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From Battlefield to Boardroom is Soldier Magazine's Book of the Month

Written by on 20 August 2012

AS the commercial world struggles to adapt to the effects of the economic crisis and defence faces up to an era of transformation, the only certainty appears to be uncertainty. But a new title by TA officer and business strategist Ivan Yardley suggests that companies could weather such turbulence by adopting the military mindset.

From Battlefield to Boardroom draws on the author’s considerable experience commanding British soldiers and directing his own marketing company to offer insight into how the two sectors can learn from each other.

“Most businesses want an organisation that has greater empowerment and staff who are willing to take risks and make decisions,” Yardley told Soldier. “However, they don’t quite know how to put the leadership in place to create a culture that enables that. They could look to the military, which has achieved that in a robust and sustainable way on operations.”

The book explores how firms could replicate the Army’s front-line success by following the doctrine of mission command. Management based on shared values is presented as a credible alternative to the profit-driven behaviour that usually infiltrates the corporate world, where greed has led to a growing gap between the highest and lowest earners.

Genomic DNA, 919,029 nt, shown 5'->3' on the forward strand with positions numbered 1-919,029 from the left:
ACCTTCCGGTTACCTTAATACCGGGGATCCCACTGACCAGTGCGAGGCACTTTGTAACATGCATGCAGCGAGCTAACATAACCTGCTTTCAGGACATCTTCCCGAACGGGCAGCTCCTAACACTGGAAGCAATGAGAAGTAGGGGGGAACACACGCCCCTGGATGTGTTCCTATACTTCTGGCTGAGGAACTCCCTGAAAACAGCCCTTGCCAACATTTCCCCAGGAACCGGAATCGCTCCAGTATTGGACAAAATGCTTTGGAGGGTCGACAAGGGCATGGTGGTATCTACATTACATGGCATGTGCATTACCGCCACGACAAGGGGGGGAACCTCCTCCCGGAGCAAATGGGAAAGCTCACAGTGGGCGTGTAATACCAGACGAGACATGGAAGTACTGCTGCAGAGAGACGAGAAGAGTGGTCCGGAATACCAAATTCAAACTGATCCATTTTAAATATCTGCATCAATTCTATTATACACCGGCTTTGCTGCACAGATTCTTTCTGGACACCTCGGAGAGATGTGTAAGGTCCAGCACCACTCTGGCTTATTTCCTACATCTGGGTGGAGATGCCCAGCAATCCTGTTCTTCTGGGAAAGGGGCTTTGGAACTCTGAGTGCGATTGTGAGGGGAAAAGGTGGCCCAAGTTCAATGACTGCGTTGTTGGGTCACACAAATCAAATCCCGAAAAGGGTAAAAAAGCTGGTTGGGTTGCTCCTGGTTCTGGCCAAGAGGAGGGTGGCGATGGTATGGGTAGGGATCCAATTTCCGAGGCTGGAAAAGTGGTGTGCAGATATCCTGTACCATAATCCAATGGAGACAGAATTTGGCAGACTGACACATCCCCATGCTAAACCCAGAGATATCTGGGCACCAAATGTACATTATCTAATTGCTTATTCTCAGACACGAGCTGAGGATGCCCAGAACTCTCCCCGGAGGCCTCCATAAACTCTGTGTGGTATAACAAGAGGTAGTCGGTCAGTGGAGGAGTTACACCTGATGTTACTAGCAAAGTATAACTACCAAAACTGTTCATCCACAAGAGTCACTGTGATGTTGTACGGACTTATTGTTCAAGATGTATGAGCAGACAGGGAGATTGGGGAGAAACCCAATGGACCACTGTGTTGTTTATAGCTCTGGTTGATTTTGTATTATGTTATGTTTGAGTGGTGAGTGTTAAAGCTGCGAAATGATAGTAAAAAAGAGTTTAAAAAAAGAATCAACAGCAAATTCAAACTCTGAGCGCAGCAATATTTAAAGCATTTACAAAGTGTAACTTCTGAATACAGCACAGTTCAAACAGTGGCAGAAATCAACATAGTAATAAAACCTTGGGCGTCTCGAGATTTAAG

“Sound, robust leadership carries people through thick and thin,” explained Yardley, who oversaw the deployment of 485 soldiers on Op Telic and various other missions as CO of 4th Battalion, The Mercian Regiment.

“You need chiefs who are going to act in a way that is good for the whole, not just the individual. It would be very difficult for any officer in the military to reward themselves 27 times more then a person further down in their organisation. If you don’t maintain trust and commitment, people won’t perform.”

Lessons offered to Service personnel from the world of commerce may be of particular interest to those at the helm of Army 2020. “Officers could look at how international companies operate without huge amounts of infrastructure,” the Reservist commented. “I’m not suggesting they adopt a McDonald’sstyle franchise but you could have some things contracted out; capabilities brought in at the last minute and temporary strategic alignments.”

Although not the first title to examine how military tactics can be exploited by the corporate sector and vice versa, this author’s pedigree at the operational end of both worlds should be the envy of other offerings.

Those looking for a self-help manual on how to translate battlefield experiences into a successful second career may wish to look elsewhere. But anyone involved in restructuring or wanting to understand the broader application of military theory to business will gain some useful insights.

“We have a fantastic opportunity for the first time in several hundred years to radically rethink how defence will operate, to be involved in something that’s going to be much more diverse and transformational than it has been in the past,” Yardley added. The author’s hope is that this vision is rewarded with thriving book sales over the coming months.

Article originally published in Soldier Magazine, August 2012 (Interview by Becky Clark)

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